Downtown Phoenix's Roosevelt Row neighborhood has a new piece of public art. And it’s likely to be a lot less controversial than the Shadow Play sculpture installed just few blocks away last fall.
Created by Tempe artist Such Styles, it’s a mural-style montage of iconic Valley of the Sun imagery from desert landscapes to urban landmarks.
Commissioned by Valley Metro Light Rail, the piece was recently installed at the Central and Roosevelt Light Rail station – where it replaces a previous installation by Phoenix artist Kayla Newnam.
Titled Desert City Transit Art & Such, Styles' piece is part of the IN FLUX Cycle 6 program that brings public art to cities and towns around the Valley. Atop his images, he painted the word “transit” – using a different font for each letter as a way to reference diversity within the desert.
Styles got the commission after responding to a public call for art, then following up with more designs after learning he was one of two artists under final consideration. He actually painted the piece in December, and Valley Metro used it to create the wrap they’ve installed on the curved wall at the station.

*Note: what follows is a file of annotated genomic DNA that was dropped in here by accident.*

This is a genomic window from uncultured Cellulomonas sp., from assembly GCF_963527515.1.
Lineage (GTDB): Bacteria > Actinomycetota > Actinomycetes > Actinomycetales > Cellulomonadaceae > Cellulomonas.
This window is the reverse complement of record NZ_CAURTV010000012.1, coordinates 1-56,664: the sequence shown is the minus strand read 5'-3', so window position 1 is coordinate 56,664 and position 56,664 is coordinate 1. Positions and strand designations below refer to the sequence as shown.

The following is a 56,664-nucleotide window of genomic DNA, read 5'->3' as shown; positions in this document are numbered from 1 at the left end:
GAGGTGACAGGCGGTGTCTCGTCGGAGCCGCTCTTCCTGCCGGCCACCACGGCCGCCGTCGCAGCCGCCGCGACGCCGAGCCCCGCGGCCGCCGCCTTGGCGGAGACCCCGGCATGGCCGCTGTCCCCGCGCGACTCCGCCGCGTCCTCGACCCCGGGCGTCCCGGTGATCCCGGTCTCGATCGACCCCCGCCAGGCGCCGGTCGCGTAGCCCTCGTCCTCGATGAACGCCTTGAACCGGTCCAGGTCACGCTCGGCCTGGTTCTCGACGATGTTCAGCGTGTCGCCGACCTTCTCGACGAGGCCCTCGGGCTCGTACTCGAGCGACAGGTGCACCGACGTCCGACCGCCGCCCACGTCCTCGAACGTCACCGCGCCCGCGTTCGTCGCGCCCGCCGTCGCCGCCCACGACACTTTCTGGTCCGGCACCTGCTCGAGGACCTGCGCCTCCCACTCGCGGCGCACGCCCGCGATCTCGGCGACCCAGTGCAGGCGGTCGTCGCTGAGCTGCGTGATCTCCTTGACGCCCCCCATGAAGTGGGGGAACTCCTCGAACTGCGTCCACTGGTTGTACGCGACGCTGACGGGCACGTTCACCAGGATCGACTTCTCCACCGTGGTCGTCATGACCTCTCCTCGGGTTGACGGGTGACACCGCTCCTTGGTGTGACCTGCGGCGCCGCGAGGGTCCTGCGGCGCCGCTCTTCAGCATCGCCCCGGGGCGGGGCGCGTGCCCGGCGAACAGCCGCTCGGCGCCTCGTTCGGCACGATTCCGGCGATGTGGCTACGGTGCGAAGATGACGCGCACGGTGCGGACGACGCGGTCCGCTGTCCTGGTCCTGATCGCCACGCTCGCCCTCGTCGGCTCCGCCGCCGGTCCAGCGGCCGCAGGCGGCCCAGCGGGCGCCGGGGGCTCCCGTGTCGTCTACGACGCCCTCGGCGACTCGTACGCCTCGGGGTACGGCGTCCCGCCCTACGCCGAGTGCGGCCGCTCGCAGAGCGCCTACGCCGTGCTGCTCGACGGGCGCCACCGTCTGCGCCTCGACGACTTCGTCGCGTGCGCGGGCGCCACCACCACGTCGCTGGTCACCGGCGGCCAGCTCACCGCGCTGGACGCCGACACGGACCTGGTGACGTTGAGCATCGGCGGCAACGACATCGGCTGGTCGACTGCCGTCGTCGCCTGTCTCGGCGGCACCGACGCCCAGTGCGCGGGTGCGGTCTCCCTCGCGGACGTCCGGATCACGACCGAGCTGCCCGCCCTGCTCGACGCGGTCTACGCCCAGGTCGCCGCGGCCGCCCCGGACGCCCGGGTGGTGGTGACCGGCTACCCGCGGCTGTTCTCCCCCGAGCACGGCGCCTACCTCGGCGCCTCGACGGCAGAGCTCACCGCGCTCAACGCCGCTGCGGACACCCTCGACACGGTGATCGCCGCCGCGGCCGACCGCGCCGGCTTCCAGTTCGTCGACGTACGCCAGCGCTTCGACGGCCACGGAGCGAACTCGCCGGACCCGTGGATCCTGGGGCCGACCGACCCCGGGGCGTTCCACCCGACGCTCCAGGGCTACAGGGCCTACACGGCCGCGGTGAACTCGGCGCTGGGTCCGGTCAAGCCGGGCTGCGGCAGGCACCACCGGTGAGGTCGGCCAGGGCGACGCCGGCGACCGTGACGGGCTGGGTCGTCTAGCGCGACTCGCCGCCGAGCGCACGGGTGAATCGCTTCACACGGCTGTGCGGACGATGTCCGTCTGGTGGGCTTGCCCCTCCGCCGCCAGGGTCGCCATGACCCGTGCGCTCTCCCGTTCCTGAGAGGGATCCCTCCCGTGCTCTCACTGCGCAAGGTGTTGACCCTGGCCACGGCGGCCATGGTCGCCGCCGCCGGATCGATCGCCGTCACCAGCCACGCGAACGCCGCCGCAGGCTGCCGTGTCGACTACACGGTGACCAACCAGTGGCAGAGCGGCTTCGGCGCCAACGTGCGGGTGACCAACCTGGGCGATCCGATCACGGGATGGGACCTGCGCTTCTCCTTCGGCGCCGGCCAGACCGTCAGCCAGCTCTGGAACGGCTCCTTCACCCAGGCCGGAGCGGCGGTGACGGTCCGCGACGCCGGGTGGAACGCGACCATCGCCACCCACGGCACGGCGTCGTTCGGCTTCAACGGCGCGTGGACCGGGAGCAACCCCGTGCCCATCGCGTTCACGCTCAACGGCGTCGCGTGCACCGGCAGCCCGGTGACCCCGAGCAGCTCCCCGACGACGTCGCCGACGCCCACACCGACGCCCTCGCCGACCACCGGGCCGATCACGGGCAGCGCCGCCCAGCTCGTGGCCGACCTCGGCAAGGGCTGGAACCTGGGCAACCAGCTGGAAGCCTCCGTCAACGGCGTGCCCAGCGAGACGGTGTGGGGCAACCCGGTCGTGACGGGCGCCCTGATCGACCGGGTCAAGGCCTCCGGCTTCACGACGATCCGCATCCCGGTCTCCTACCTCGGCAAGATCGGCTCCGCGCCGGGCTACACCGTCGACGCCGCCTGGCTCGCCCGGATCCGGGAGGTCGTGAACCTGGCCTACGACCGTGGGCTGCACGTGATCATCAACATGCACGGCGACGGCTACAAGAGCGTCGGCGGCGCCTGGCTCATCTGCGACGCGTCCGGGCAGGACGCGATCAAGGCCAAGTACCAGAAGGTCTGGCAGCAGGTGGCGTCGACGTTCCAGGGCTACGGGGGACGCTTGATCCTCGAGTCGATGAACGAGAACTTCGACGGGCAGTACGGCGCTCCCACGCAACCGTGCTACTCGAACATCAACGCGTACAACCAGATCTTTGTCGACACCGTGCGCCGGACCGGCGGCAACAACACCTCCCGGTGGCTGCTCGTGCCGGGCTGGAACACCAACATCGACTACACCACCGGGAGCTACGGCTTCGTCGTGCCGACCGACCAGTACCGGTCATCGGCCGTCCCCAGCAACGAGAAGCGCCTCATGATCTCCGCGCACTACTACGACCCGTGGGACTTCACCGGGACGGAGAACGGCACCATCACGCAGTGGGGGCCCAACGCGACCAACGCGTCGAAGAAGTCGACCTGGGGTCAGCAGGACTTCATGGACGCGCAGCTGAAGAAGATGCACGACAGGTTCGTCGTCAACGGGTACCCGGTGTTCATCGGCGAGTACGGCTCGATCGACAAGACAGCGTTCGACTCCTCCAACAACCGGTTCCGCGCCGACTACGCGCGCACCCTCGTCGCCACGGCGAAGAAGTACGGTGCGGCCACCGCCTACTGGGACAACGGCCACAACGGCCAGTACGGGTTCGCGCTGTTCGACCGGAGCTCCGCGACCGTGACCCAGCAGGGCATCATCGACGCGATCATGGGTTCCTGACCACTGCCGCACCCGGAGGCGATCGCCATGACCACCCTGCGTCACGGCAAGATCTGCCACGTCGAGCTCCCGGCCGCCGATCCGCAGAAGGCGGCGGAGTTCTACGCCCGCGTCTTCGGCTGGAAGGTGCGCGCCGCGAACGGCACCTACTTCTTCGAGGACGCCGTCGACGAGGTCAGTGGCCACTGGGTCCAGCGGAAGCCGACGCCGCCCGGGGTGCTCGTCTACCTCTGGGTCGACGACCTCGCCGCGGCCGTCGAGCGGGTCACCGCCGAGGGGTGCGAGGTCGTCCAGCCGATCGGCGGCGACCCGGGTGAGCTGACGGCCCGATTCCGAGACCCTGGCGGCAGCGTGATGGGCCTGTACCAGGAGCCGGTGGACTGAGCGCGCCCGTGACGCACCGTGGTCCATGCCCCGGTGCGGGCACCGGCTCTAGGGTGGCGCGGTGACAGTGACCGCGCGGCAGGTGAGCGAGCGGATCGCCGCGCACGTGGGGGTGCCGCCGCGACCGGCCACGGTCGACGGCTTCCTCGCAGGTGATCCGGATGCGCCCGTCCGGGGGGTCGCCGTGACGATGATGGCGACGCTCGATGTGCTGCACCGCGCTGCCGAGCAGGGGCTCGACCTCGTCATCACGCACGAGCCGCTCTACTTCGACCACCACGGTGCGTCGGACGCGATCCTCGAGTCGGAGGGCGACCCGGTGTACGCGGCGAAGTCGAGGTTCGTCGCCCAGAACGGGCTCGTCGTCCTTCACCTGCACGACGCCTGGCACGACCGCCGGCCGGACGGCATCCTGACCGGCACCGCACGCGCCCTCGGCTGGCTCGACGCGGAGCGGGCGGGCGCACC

We Believe Local Journalism is Critical to the Life of a City
Engaging with our readers is essential to Phoenix New Times's mission. Make a financial contribution or sign up for a newsletter, and help us keep telling Phoenix's stories with no paywalls.
Support Our Journalism
Another Styles work, a graphic decal titled City Landmarks & Such, has been installed inside some Valley Metro Light Rail trains.
Styles says he drew inspiration for the work from his own light rail travels, and by reflecting on the experiences of other riders. Knowing visitors see various landmarks as they ride the light rail between cities including Glendale, Phoenix, Tempe, and Mesa, he started wondering about which images they’d hold as memories, and tell others about once they got back home. These are the images he chose for his Valley Metro Light Rail work.
He’s been too busy to get a close-up look at the installation so far, but he has done a quick drive-by. And it was a moment. He’s been doing street art for more than three decades, but his first graffiti works were “underground wall and freight endeavors.” So bringing the work above ground, but still in a transit setting, had a full-circle feel.
Next up for Styles is painting a mural commissioned by Proxy 333, one of many new residential developments underway in Roosevelt Row. He'll also be live painting this Saturday night, May 18, during Mesa Arts Center's Spark! After Dark event — along with his son and fellow artist Champ Styles, and six other street artists well known around these parts.